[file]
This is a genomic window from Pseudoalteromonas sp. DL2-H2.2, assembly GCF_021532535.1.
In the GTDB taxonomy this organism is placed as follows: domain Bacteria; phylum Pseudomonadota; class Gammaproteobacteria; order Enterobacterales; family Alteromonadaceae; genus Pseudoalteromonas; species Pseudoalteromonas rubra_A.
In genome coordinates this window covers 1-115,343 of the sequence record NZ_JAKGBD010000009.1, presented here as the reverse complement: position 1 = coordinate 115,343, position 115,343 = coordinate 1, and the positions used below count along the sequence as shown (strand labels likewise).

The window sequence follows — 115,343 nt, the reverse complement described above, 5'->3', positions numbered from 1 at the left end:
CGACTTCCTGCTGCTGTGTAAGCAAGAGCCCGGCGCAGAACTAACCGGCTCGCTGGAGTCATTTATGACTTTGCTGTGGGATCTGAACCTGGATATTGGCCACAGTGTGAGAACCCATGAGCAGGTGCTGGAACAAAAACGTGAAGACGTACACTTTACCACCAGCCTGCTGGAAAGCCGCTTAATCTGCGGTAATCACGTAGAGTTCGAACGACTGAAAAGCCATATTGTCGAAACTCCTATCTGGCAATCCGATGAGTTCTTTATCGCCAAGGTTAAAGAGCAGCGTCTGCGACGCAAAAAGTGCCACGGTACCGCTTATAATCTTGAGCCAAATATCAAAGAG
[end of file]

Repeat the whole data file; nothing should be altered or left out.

This is a genomic window from Pseudoalteromonas sp. DL2-H2.2, assembly GCF_021532535.1.
In the GTDB taxonomy this organism is placed as follows: domain Bacteria; phylum Pseudomonadota; class Gammaproteobacteria; order Enterobacterales; family Alteromonadaceae; genus Pseudoalteromonas; species Pseudoalteromonas rubra_A.
In genome coordinates this window covers 1-115,343 of the sequence record NZ_JAKGBD010000009.1, presented here as the reverse complement: position 1 = coordinate 115,343, position 115,343 = coordinate 1, and the positions used below count along the sequence as shown (strand labels likewise).

The window sequence follows — 115,343 nt, the reverse complement described above, 5'->3', positions numbered from 1 at the left end:
CGACTTCCTGCTGCTGTGTAAGCAAGAGCCCGGCGCAGAACTAACCGGCTCGCTGGAGTCATTTATGACTTTGCTGTGGGATCTGAACCTGGATATTGGCCACAGTGTGAGAACCCATGAGCAGGTGCTGGAACAAAAACGTGAAGACGTACACTTTACCACCAGCCTGCTGGAAAGCCGCTTAATCTGCGGTAATCACGTAGAGTTCGAACGACTGAAAAGCCATATTGTCGAAACTCCTATCTGGCAATCCGATGAGTTCTTTATCGCCAAGGTTAAAGAGCAGCGTCTGCGACGCAAAAAGTGCCACGGTACCGCTTATAATCTTGAGCCAAATATCAAAGAG